William A. Massey
William A. Massey was born in Jefferson City, Missouri, as the youngest of two sons of Richard and Juliette Massey, both educators. He is a graduate of the public schools of St. Louis, Missouri and attended high school in University City, a suburb of St. Louis. After receiving a Harvard Book Award and a National Achievement Scholarship at University City High School, he entered Princeton University in 1973. There, he encountered his first real introduction to research mathematics. He wrote his undergraduate senior thesis, titled “Galois Connections on Local Fields,” in algebraic number theory, under the direction of the late Bernard Dwork, and graduated Magna Cum Laude from Princeton in 1977 with an A.B. in Mathematics. After graduation, he was awarded a Bell Labs Cooperative Research Fellowship for minorities to attend graduate school in mathematics at Stanford University. In 1981, he received his Ph.D. degree from Stanford and his thesis, titled “Non-Stationary Queues,” was under advisor Joseph Keller.
In 1981, Dr. Massey became a member of the technical staff in the Mathematical Sciences Research Center at Bell Laboratories, a division of Lucent Technologies. His research interests included Queueing Theory, Applied Probability, Stochastic Processes, Special Functions, and the Performance Modelling of Telecommunication Systems. He has published over 50 papers in areas such as nonstationary queues, stochastic ordering, queueing networks, database theory, and wireless communications. One of his most cited papers develops an algorithm to find a dynamic, optimal server staffing schedule for telephone call centers with time-varying demand, which led to a patent. Another highly cited paper creates a temporally and spatially dynamic model for the offered load traffic of wireless communication networks.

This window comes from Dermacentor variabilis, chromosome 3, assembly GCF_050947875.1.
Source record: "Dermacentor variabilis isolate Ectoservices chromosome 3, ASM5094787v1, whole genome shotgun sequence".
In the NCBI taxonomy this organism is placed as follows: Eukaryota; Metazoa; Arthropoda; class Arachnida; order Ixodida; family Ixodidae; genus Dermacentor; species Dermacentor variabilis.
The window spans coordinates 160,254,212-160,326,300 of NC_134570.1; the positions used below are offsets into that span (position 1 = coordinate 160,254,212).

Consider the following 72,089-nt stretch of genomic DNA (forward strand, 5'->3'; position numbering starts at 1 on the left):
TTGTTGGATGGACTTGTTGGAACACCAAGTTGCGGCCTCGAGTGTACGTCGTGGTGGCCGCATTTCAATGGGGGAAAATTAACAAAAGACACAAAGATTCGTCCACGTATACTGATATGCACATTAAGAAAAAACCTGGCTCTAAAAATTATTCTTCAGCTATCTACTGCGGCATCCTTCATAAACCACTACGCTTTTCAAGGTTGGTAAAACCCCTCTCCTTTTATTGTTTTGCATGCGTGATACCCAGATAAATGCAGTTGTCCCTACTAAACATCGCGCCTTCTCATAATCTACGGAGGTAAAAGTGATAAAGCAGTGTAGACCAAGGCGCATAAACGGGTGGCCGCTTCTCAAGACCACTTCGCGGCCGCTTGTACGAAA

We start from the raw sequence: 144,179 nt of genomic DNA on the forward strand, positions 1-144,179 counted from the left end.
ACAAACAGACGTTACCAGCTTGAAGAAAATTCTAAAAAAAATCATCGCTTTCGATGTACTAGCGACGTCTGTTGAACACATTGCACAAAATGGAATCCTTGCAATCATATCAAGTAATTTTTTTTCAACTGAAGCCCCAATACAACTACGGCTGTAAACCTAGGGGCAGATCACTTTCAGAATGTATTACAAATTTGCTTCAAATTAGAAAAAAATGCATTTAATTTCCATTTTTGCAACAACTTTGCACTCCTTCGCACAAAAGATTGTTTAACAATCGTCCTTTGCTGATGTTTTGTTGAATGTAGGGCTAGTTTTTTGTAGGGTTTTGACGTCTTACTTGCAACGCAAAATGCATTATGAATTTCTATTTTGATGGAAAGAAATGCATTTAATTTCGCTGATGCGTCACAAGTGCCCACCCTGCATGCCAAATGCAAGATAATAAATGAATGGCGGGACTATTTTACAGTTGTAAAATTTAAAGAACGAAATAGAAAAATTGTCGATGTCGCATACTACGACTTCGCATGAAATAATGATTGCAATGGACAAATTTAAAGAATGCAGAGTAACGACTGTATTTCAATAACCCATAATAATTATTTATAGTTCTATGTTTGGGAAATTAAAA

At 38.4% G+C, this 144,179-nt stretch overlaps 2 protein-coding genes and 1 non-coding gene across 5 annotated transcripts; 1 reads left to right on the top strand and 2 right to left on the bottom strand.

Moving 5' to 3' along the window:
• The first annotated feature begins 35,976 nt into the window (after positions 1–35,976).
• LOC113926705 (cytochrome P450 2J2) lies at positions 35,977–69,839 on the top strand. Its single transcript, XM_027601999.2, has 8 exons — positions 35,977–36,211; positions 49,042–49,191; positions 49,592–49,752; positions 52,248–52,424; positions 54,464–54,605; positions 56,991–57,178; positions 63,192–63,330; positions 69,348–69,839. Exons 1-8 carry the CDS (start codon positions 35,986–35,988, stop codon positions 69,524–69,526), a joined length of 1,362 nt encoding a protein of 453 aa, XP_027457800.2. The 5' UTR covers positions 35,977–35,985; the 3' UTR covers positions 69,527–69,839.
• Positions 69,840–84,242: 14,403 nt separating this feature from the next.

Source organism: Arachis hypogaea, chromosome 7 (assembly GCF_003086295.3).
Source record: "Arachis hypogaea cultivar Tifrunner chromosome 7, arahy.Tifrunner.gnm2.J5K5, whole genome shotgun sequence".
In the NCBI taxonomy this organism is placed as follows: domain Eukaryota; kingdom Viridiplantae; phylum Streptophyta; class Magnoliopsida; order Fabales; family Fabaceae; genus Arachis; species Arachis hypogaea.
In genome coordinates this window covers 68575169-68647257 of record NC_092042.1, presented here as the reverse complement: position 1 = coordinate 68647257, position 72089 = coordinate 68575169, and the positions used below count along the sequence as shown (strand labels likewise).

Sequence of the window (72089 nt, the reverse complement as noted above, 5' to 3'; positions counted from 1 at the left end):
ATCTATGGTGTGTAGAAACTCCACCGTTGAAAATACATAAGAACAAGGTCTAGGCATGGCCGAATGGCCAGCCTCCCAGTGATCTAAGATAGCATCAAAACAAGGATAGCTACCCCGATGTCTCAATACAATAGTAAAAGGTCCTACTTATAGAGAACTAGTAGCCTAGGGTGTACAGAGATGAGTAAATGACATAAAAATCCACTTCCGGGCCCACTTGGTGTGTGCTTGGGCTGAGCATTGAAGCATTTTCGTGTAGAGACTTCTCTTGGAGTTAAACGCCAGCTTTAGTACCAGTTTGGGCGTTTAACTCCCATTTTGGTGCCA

In 2001, Dr. Massey accepted the position of Edwin S. Wilsey Professor of Operations Research and Financial Engineering at Princeton University, making him the first tenured African American mathematician at an Ivy League University. He is currently a Full Professor.
In 1995, Dr. Massey founded the Council for African American Researchers in the Mathematical Sciences (CAARMS), an organization hosting its 24th meeting this summer hosted by Princeton University and The Institute for Advanced Science. The CAARMS meetings provide a forum where minority researchers in the mathematical sciences can meet each other and find out about their work across different mathematical fields. This forum also serves as a place to meet and mentor minority graduate students as well as encourage them to obtain doctoral degrees.
In 2006, Dr. Massey won the Blackwell-Tapia Award for his “outstanding record of achievement in mathematical research and his mentoring of minorities and women in the field of mathematics”. In 2013, he became a member of the inaugural class of American Mathematical Society Fellows.